Companies ranging from Fortune 500 to start-ups are using mobile apps to reach customers, streamline their processes, deliver services or, increasingly, as the backbone of their entire business. While there is a strong push for mobile apps (or even just mobile devices) within the enterprise ecosystem today, there are a few things to consider before you hire a developer or write a check.
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Here are five things to consider before starting a mobile app project:
Identify your users: is this app for internal or external users (meaning customers will see it)? Who are the people using the app, and what are their demographics? Who will serve as the administrator who can add/delete users and data? Without thoroughly exploring this question, you may be spending money unnecessarily building for who you think is your user and not who your real target audience is. Don’t fall victim to this – at the beginning of the brainstorming process, bring all key stakeholders together in one room for a discovery workshop to clarify requirements and agree on a direction.
Research the competition: If you’re in a crowded space, creating a matrix of your competitors can be very helpful in creating your own app. Find out what you like and don’t like about their apps – and why. Read their customer reviews to find out how users feel about their apps and what they’re missing. Then see if it’s something you could use.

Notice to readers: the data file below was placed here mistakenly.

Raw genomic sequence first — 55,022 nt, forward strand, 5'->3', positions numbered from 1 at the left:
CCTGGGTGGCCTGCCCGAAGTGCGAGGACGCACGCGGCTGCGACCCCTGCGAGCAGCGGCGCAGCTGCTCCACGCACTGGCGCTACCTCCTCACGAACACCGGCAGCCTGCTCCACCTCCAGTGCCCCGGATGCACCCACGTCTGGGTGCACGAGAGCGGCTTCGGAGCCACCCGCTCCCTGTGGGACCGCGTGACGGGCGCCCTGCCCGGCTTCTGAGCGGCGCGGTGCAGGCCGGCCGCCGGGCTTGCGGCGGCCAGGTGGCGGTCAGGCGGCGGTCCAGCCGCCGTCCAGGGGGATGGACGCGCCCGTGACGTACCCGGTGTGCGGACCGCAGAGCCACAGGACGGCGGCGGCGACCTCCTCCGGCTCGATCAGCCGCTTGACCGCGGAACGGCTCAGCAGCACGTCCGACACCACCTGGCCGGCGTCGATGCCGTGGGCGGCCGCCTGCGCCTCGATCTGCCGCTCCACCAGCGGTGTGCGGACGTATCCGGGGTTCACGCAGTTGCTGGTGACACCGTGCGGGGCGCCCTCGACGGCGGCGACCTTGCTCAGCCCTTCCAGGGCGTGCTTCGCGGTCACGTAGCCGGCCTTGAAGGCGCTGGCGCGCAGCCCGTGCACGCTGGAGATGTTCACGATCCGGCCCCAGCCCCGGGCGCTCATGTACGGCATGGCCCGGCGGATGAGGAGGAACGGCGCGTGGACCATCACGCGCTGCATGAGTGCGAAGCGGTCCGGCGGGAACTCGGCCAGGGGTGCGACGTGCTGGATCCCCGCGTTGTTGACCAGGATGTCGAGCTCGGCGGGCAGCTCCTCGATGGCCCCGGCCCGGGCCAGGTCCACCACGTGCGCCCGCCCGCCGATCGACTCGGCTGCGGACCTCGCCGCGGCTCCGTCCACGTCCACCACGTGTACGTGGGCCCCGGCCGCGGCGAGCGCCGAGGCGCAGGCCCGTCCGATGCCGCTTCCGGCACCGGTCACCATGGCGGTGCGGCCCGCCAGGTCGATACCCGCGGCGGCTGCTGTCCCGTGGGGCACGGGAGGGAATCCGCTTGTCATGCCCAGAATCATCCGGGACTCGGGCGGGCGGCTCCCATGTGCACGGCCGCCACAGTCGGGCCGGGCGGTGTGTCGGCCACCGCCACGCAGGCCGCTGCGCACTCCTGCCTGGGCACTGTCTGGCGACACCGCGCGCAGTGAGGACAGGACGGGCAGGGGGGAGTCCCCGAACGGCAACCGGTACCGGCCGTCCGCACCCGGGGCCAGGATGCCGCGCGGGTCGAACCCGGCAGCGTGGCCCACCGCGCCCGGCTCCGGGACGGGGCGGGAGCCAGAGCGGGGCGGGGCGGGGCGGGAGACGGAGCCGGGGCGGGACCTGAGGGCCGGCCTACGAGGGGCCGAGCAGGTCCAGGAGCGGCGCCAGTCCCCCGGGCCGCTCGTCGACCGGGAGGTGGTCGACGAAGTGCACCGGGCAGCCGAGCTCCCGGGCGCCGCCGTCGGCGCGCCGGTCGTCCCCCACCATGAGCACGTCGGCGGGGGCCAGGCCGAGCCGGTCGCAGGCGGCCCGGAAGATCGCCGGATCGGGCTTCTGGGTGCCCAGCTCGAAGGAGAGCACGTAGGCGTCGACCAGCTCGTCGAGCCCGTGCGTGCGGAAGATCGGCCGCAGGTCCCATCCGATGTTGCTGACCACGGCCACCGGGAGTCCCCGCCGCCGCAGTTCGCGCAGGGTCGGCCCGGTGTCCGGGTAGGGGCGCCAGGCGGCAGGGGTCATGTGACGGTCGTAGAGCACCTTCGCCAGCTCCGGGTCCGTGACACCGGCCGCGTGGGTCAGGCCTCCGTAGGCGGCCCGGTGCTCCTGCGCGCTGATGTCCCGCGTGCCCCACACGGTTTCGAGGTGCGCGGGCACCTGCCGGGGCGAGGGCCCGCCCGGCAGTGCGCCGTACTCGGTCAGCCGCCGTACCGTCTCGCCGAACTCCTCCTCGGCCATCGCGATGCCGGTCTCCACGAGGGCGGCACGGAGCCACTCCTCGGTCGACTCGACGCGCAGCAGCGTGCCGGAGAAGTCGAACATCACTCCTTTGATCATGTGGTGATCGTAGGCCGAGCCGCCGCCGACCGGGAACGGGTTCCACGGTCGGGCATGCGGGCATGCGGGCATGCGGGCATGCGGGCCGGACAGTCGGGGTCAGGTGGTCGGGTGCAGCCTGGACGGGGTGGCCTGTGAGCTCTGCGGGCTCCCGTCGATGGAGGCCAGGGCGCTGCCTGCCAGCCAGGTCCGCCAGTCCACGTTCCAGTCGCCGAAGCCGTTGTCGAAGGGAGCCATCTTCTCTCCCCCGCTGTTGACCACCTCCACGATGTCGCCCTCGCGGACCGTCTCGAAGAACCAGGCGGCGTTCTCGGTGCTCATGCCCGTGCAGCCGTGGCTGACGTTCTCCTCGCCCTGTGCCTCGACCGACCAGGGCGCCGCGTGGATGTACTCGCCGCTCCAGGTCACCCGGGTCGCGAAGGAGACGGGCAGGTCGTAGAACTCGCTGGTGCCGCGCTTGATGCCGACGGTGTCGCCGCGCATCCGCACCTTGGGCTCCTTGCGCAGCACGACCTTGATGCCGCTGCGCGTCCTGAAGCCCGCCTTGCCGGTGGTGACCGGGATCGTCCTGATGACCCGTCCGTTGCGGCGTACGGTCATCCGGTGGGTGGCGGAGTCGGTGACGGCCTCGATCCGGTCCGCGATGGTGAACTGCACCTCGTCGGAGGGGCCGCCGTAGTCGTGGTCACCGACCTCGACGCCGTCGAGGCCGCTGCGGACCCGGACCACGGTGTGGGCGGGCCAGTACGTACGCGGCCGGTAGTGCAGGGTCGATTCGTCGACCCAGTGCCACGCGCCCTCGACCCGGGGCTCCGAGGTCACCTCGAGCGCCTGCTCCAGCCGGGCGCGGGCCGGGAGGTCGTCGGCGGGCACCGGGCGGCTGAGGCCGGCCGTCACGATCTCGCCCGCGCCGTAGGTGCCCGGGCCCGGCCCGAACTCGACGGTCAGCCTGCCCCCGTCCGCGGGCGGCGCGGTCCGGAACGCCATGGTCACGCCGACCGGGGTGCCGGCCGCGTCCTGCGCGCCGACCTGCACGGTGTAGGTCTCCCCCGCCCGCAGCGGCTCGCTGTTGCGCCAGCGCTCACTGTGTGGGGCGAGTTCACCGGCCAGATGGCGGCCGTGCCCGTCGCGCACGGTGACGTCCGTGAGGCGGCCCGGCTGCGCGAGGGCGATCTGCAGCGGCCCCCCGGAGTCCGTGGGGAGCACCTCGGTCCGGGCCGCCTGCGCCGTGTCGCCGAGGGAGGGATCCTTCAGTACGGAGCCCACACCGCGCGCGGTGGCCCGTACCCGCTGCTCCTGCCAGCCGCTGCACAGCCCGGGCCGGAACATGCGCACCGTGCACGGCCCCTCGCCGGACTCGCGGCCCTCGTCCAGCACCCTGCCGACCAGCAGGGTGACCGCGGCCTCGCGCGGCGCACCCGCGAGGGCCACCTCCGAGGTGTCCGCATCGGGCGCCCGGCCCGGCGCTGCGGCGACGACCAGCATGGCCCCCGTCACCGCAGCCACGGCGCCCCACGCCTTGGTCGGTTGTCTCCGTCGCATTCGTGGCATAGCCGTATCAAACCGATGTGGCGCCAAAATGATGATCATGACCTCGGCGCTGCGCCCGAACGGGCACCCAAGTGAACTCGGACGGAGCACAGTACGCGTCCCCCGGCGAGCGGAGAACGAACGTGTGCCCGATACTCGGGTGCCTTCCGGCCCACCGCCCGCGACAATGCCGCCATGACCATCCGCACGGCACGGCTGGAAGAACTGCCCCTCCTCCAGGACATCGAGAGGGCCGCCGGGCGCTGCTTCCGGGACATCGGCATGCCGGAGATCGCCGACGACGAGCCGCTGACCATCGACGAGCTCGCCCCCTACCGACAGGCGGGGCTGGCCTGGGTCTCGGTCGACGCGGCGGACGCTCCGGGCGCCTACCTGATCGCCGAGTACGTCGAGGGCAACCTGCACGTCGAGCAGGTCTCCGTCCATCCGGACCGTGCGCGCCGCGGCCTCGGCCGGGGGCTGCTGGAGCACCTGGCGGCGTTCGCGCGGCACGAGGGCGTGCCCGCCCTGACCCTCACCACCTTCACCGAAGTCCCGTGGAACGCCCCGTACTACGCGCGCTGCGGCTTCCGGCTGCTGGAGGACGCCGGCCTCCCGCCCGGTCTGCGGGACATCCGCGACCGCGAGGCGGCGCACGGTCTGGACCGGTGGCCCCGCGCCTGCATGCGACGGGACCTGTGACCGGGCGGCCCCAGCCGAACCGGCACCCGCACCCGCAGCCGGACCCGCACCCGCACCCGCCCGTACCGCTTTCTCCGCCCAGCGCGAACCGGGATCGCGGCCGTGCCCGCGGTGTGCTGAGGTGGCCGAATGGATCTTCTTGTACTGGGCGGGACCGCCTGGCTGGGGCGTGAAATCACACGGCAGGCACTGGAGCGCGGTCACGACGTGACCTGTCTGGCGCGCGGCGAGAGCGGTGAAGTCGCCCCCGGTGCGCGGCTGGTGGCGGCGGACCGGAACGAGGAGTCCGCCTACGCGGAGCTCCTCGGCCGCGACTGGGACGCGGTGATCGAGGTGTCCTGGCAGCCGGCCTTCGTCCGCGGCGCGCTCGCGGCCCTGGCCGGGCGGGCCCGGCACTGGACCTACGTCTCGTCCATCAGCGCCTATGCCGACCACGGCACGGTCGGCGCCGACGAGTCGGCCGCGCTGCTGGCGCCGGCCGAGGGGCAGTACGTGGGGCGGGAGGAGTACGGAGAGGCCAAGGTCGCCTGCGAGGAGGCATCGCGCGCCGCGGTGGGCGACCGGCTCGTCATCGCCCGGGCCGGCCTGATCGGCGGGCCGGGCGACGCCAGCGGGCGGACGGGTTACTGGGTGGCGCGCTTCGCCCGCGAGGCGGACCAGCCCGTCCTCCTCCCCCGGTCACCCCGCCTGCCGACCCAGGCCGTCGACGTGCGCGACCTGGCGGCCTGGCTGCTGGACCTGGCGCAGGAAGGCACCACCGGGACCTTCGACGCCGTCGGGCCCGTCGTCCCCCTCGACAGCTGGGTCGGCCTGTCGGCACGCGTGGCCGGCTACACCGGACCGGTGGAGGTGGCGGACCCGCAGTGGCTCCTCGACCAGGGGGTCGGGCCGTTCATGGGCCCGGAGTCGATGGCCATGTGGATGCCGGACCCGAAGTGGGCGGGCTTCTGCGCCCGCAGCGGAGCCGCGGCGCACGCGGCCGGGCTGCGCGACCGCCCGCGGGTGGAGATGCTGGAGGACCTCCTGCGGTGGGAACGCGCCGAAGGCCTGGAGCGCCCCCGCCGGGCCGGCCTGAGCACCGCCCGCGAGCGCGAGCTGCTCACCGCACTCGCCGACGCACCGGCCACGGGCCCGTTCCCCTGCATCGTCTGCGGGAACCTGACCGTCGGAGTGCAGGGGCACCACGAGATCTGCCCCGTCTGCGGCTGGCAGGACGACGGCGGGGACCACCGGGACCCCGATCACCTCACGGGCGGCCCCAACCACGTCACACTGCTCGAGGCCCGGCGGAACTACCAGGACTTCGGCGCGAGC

What problem does my app solve? Maybe you’re creating an extension of your ecommerce website to a mobile platform. Maybe you want a new way to take advantage of the features your phone provides, like location, push notifications, and on-site photos. But beware – if your app doesn’t enhance your existing business or introduce a unique user interaction, really take your time and consider the money and time you’re about to spend.
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Native or hybrid? For quick proof-of-concepts or simple data entry applications, a hybrid platform like Phonegap or Ionic may be the right choice. This option allows the development team to save time by writing just one codebase that works for both iOS and Android. However, if you envision a more complex app, consider spending extra time on native development, which means different builds for different iOS and Android operating systems. This allows the app to take advantage of the latest native-only features like Apple Pay, rich push notifications, Android Pay, and TouchID. All of this allows the developer and client to take advantage of the innovations happening in our pockets and wallets. In addition, native apps generally experience better mobile behavior and are better received by users, according to surveys. However, the difference in cost and time to market may be worth discussing.
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Post-launch plan: well, you have a great idea and the plan is in place. What happens after launch? How will you collect and respond to user feedback? Who will make changes for incremental releases – the original build team or someone internal? And remember that mobile phones change frequently, with new features being added every few months. Apps are different because, unlike websites, you can’t make changes on the fly. Establishing a plan with a release schedule that allows you to add features, make changes, and continually give users a reason to open the app will help you be successful once you launch your new mobile baby into the world.